From the VETERANS series:
Flight Medic, C Company Dustoff
3rd Battalion, 10th Aviation Regiment
"I try to conduct myself in the military not as a woman but as a Soldier, because we’re talking about a job, not a gender."
I grew up in Bainbridge Island, Washington. After graduating from high school, then started college, but I dropped out. I learned carpentry, working on custom millwork and building cabinets in Hawaii. As a carpenter, I discovered that I could help my injured coworkers whenever they fell off ladders or cut their fingers. I looked into joining the fire department to get my emergency medical training, but at 34, I thought it would take too long.
I decided I wanted to make a change, so I joined the army and got trained as a medic. I joined with no medical background. None whatsoever. What steered me toward this is that when stuff goes wrong, my brain seems to pop up and starts working correctly. I like being in tough situations and I just function well when quick decisions need to be made. When I joined, my family and friends thought I’d completely lost my brain. Even the recruiter said to me “Ma’am, you do know you’ll be going to war?”
I was pretty fascinated with helicopters when I was a little girl. But life happens and it didn’t seem possible. I wanted to fly, but I had to spend a year as a ground medic. My first deployment was as a ground medic in Iraq. Early on, I treated a Soldier who had a gunshot wound to the face. In addition to my medical training I learned basic aviation skills and how to be part of an air crew. I attended the Army’s Flight Medic Course at Forth Rucker, Alabama. I love flying. Flying in helicopters is a thrill!
I’m in the Dustoff community, and we’re pretty close knit so I don’t get to step out of it too much because we’re deployed all the time. We sort of keep to ourselves. I worked out of Jalalabad. I got to provide Medevac coverage in probably one of the worst places in Afghanistan. The Kunar Valley. The three days that we did the Dustoff 73 mission, in July 2011, we prepositioned at Forward Operating Base Joyce in eastern Afghanistan. We knew that an operation was going on. We kind of had the feeling that this operation was not all that fabulous. There were platoons stranded in the valley and being ambushed. We knew that there was bad weather, and we knew that we were going into the Watapur Valley which was well known for being well stocked with insurgents. This area was known as the “Valley of Death.” We started off the first day of the mission, our nine lines started coming down. Both my sister ship, Dustoff 72, and us went and picked up a few patients. This was all hoisting. Unfortunately there is no place to land in Watapur.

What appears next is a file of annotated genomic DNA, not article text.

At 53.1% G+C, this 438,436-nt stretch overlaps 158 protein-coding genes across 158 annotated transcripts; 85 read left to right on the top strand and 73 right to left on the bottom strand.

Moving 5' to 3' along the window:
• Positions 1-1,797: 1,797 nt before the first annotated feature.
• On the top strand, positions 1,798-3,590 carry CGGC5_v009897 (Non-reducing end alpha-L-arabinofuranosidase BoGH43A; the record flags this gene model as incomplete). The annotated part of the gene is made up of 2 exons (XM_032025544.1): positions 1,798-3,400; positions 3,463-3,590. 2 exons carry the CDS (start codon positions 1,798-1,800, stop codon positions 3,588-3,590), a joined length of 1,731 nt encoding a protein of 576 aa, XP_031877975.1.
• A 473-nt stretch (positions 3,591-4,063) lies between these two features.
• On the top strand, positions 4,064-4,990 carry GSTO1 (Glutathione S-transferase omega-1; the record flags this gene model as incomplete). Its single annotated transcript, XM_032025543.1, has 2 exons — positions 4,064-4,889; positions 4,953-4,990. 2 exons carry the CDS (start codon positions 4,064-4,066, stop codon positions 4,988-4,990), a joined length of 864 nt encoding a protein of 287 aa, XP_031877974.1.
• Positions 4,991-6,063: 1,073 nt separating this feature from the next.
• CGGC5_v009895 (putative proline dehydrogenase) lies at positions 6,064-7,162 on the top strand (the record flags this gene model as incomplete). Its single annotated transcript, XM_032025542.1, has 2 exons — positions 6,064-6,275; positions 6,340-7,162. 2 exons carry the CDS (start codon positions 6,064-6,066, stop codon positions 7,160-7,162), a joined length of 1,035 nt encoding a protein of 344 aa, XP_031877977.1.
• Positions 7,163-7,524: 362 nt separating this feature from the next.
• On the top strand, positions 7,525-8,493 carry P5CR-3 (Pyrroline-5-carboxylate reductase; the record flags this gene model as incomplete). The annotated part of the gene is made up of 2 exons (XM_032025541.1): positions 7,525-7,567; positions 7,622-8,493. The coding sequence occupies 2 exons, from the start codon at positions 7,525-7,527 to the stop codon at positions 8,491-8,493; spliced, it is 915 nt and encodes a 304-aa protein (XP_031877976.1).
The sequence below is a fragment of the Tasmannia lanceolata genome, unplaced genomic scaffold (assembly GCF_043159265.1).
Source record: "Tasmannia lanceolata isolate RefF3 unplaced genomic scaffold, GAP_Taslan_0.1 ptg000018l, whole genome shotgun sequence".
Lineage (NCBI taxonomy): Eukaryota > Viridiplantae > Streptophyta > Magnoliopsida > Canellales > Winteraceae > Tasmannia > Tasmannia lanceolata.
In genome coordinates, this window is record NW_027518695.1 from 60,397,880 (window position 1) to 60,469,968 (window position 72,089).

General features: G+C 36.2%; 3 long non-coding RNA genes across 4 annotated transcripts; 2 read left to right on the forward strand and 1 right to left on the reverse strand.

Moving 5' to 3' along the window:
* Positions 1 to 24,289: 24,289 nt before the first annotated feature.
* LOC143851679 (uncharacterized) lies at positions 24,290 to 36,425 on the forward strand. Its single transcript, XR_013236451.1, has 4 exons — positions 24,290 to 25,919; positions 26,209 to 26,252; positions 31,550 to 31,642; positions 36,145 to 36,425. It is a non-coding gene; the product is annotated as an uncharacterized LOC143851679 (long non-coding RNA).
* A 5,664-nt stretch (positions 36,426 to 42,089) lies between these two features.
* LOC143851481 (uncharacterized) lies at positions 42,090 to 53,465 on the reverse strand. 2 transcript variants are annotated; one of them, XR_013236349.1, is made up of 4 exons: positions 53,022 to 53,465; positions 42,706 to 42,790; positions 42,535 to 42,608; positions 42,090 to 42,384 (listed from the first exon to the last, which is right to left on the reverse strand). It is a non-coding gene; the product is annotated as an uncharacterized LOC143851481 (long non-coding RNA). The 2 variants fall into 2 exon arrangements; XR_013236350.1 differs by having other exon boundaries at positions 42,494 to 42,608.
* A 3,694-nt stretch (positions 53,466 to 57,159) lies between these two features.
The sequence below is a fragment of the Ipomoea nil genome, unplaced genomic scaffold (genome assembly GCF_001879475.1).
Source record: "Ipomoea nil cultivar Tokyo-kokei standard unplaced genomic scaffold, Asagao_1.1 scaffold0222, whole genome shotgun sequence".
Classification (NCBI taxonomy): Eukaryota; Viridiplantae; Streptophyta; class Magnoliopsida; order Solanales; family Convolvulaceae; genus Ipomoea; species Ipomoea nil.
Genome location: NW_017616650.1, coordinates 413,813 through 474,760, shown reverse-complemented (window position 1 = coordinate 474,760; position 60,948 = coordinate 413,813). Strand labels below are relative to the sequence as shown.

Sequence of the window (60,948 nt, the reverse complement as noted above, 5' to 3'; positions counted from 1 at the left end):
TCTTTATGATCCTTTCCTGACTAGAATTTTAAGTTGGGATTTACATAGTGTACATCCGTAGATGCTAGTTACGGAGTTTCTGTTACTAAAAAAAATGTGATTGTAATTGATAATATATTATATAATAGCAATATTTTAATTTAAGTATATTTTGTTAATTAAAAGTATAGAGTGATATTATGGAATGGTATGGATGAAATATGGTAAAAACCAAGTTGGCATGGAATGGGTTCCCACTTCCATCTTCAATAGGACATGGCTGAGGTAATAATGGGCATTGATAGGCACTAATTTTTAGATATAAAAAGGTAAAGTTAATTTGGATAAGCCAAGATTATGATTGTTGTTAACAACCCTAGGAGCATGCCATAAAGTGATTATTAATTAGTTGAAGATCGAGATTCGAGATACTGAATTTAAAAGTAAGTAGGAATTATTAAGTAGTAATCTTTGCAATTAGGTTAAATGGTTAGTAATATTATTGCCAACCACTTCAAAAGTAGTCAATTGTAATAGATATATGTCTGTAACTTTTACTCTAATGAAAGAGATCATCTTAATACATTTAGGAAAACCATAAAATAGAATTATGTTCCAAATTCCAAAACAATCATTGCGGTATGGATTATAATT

As a Dustoff medic, I am the dope on the rope. We’re definitely exposed, without a doubt. My sister ship found a place to come in, doing a one wheel off a house, but they took fire and lost their tail rotor hydraulics so they had to make an emergency landing. That left our aircraft the only aircraft left in the valley for the rest of the operation, to do medevac missions. And the medevac calls came rolling in. I did 11 hoists and I picked up 15 patients. It was exhausting. On my second hoist, I hit a tree. It was a 180 foot hoist that I oscillated on the way up with my patient and I didn’t want my patient to hit the tree so I stuck my leg out and fractured my leg, which I didn’t find out until a couple months later. My pilot, Chief Warrant Officer Erik Sabiston, asked me with a smirk “you need to quit?” He knew I wasn’t going to. It was an exhausting, exhausting mission. The one thing I would like to point out. Working the Kunar is an exhausting medevac task. There are some medevac units, they get to hang out watching movies during their deployment. That is not what happens in the Kunar and I am absolutely proud to have been a part of that.